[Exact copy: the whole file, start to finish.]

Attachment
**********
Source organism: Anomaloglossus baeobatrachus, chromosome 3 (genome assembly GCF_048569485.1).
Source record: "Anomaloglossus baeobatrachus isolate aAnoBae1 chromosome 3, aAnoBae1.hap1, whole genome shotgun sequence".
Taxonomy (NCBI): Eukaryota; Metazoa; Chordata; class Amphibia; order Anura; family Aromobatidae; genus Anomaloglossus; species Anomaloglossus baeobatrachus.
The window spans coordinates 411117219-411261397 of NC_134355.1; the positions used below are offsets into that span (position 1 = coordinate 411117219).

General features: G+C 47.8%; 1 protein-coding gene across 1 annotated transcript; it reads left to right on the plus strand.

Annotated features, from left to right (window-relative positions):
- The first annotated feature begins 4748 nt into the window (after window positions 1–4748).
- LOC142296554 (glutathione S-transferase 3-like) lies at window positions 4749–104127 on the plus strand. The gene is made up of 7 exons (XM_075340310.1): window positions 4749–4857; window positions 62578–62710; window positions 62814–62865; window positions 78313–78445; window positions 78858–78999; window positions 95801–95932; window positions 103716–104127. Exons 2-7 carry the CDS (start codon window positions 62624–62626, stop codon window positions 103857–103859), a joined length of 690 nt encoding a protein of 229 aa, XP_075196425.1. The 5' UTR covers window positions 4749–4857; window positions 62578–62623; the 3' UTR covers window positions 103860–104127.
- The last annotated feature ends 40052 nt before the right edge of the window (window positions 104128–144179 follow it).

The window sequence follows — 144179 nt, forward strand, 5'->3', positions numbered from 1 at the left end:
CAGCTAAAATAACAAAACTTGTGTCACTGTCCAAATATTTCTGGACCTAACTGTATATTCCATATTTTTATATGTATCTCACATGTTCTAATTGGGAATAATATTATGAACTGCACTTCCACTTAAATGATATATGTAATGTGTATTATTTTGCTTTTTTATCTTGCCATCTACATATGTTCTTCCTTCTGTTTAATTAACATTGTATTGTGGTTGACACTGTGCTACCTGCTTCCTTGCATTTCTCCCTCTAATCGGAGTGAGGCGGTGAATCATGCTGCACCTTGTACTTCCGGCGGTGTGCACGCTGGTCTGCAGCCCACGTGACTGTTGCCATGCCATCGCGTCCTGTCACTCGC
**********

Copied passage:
Source organism: Anomaloglossus baeobatrachus, chromosome 3 (genome assembly GCF_048569485.1).
Source record: "Anomaloglossus baeobatrachus isolate aAnoBae1 chromosome 3, aAnoBae1.hap1, whole genome shotgun sequence".
Taxonomy (NCBI): Eukaryota; Metazoa; Chordata; class Amphibia; order Anura; family Aromobatidae; genus Anomaloglossus; species Anomaloglossus baeobatrachus.
The window spans coordinates 411117219-411261397 of NC_134355.1; the positions used below are offsets into that span (position 1 = coordinate 411117219).

General features: G+C 47.8%; 1 protein-coding gene across 1 annotated transcript; it reads left to right on the plus strand.

Annotated features, from left to right (window-relative positions):
- The first annotated feature begins 4748 nt into the window (after window positions 1–4748).
- LOC142296554 (glutathione S-transferase 3-like) lies at window positions 4749–104127 on the plus strand. The gene is made up of 7 exons (XM_075340310.1): window positions 4749–4857; window positions 62578–62710; window positions 62814–62865; window positions 78313–78445; window positions 78858–78999; window positions 95801–95932; window positions 103716–104127. Exons 2-7 carry the CDS (start codon window positions 62624–62626, stop codon window positions 103857–103859), a joined length of 690 nt encoding a protein of 229 aa, XP_075196425.1. The 5' UTR covers window positions 4749–4857; window positions 62578–62623; the 3' UTR covers window positions 103860–104127.
- The last annotated feature ends 40052 nt before the right edge of the window (window positions 104128–144179 follow it).

The window sequence follows — 144179 nt, forward strand, 5'->3', positions numbered from 1 at the left end:
CAGCTAAAATAACAAAACTTGTGTCACTGTCCAAATATTTCTGGACCTAACTGTATATTCCATATTTTTATATGTATCTCACATGTTCTAATTGGGAATAATATTATGAACTGCACTTCCACTTAAATGATATATGTAATGTGTATTATTTTGCTTTTTTATCTTGCCATCTACATATGTTCTTCCTTCTGTTTAATTAACATTGTATTGTGGTTGACACTGTGCTACCTGCTTCCTTGCATTTCTCCCTCTAATCGGAGTGAGGCGGTGAATCATGCTGCACCTTGTACTTCCGGCGGTGTGCACGCTGGTCTGCAGCCCACGTGACTGTTGCCATGCCATCGCGTCCTGTCACTCGC